Assuming you have Google Analytics setup you can start by navigating to your Search Console, click Search Traffic > Search Analytics, and then select Clicks, Impressions, and Position. Scroll to the bottom, click Download, and then add these terms to a Google Sheet.
Other great places to look for potential keywords include: your PPC campaigns, Facebook page, Twitter account, Instagram account, and Youtube videos. Basically anywhere you can grab metrics of how people have found you, collect it and throw it into a Google Sheet so you have all your potential long tail keywords in one place.
Next, you’re going to search for long tail keywords you could potentially rank for.
Start by creating a list of seed words — aka general-ish search terms — you’ll use later to generate long tail keyword ideas. For this step, feel free to use Google’s Keyword Planner to help brainstorm. Come up with a good list, ~10-20 keywords, add them to a Google Sheet.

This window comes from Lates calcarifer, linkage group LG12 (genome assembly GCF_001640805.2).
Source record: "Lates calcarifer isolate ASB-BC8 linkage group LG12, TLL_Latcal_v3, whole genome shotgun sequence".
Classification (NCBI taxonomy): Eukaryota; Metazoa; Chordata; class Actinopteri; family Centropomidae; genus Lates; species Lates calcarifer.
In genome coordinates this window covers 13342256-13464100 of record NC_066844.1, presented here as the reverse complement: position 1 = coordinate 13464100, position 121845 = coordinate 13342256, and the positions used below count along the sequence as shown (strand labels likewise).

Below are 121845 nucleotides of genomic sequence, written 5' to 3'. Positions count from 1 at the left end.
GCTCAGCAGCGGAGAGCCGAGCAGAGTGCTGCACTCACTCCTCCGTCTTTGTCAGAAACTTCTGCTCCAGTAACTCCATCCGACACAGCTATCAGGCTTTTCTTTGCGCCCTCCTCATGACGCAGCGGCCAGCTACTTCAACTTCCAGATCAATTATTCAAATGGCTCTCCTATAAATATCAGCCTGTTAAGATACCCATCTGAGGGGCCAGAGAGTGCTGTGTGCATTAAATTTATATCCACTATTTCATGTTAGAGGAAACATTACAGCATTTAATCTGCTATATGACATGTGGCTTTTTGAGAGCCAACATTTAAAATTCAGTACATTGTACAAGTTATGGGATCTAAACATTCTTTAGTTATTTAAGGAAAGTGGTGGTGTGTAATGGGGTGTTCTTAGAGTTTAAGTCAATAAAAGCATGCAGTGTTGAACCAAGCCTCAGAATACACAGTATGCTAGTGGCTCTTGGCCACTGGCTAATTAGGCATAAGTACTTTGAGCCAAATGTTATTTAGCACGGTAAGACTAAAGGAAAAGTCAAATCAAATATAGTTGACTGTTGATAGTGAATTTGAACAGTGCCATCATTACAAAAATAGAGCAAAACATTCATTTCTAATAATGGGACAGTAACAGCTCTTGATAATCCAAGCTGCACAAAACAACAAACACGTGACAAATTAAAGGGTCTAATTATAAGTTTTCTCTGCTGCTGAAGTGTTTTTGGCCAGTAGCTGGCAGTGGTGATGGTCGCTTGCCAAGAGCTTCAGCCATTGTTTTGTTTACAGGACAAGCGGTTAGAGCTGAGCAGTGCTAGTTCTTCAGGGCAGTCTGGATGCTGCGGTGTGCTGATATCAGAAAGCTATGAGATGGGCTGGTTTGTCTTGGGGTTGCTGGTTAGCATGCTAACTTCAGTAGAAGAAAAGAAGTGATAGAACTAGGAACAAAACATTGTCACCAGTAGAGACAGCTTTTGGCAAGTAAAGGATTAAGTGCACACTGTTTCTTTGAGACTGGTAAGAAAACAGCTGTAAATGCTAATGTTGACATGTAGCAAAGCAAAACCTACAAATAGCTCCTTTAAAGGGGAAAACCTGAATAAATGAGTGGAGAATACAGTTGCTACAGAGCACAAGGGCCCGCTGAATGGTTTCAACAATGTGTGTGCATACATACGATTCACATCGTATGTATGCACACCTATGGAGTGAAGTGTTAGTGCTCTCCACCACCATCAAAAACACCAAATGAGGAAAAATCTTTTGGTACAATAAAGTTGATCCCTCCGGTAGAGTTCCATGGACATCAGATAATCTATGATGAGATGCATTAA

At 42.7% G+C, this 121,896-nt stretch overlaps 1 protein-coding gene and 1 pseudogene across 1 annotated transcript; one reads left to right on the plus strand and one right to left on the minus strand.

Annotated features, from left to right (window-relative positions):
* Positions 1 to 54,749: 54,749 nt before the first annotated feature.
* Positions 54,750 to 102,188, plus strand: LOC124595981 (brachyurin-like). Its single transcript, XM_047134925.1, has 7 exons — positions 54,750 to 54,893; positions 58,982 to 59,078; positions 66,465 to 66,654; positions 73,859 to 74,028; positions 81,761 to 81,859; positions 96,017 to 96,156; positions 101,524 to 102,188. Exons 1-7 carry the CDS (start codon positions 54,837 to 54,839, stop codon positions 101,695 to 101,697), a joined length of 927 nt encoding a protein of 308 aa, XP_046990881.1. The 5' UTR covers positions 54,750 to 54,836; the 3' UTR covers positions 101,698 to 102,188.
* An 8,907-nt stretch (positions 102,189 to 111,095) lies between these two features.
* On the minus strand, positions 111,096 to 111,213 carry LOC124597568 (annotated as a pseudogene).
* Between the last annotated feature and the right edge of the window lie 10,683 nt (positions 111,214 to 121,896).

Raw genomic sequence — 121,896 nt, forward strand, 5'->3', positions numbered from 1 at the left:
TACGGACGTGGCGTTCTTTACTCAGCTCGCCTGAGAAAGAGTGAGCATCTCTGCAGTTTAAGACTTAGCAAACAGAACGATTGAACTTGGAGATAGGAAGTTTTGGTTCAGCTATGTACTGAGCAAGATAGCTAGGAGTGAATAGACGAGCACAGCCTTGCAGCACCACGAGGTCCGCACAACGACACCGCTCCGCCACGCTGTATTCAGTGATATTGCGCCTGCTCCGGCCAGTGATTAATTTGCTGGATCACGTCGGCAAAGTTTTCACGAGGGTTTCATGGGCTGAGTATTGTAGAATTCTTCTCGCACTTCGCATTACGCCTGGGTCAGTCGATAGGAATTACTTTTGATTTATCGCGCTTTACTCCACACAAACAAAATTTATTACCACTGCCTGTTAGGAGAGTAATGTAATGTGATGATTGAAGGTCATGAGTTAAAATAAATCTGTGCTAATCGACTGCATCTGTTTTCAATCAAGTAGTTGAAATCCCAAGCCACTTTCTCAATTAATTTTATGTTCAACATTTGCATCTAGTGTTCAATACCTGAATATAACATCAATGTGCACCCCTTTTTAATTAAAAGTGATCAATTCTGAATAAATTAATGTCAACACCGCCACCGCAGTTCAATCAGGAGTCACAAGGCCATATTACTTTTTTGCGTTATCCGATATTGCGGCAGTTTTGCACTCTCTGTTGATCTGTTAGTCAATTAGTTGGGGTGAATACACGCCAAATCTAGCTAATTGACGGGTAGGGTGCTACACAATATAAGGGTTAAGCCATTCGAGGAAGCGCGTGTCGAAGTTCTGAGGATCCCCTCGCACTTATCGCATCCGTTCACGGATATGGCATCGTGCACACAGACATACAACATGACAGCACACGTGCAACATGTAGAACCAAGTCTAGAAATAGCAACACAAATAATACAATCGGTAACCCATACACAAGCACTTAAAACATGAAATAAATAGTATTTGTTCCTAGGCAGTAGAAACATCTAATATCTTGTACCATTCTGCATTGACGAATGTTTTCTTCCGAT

Step 2: Use a keyword tool to find low volume and low competition keywords
Once you have your seed keywords, you’re going to do 3 different things to generate potential long-tail keywords:
- Use a keyword research tool (other than Google Keyword Planner) to generate a list of potential long tail keywords. You can use something like Moz Keyword Explorer, WordStream, keywordtool.io, etc. For this step, DO NOT use Google Keyword Planner, as it steers away from long tail keywords.
- Plug them into Google and manually write down the auto complete suggestions. Take any new suggestions that are relevant and plug them back into Google and repeat the process. Head down this rabbit hole as far as you need to find relevant long tail search terms.